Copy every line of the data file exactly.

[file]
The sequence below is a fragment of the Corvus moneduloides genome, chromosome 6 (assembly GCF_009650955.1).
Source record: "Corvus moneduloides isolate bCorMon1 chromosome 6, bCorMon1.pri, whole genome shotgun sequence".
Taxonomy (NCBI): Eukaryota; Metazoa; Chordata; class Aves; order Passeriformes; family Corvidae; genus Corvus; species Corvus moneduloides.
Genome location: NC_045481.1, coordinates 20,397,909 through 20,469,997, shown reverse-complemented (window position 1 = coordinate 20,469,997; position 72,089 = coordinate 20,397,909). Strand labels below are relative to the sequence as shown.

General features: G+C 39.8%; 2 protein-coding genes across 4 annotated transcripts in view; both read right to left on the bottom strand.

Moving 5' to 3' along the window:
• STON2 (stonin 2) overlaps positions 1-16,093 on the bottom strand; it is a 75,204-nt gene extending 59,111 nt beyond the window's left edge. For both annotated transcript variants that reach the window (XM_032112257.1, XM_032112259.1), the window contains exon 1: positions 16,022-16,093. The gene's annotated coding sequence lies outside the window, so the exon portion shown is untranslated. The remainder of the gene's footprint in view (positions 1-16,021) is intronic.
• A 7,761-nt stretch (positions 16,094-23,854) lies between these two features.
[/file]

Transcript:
The sequence below is a fragment of the Corvus moneduloides genome, chromosome 6 (assembly GCF_009650955.1).
Source record: "Corvus moneduloides isolate bCorMon1 chromosome 6, bCorMon1.pri, whole genome shotgun sequence".
Taxonomy (NCBI): Eukaryota; Metazoa; Chordata; class Aves; order Passeriformes; family Corvidae; genus Corvus; species Corvus moneduloides.
Genome location: NC_045481.1, coordinates 20,397,909 through 20,469,997, shown reverse-complemented (window position 1 = coordinate 20,469,997; position 72,089 = coordinate 20,397,909). Strand labels below are relative to the sequence as shown.

General features: G+C 39.8%; 2 protein-coding genes across 4 annotated transcripts in view; both read right to left on the bottom strand.

Moving 5' to 3' along the window:
• STON2 (stonin 2) overlaps positions 1-16,093 on the bottom strand; it is a 75,204-nt gene extending 59,111 nt beyond the window's left edge. For both annotated transcript variants that reach the window (XM_032112257.1, XM_032112259.1), the window contains exon 1: positions 16,022-16,093. The gene's annotated coding sequence lies outside the window, so the exon portion shown is untranslated. The remainder of the gene's footprint in view (positions 1-16,021) is intronic.
• A 7,761-nt stretch (positions 16,094-23,854) lies between these two features.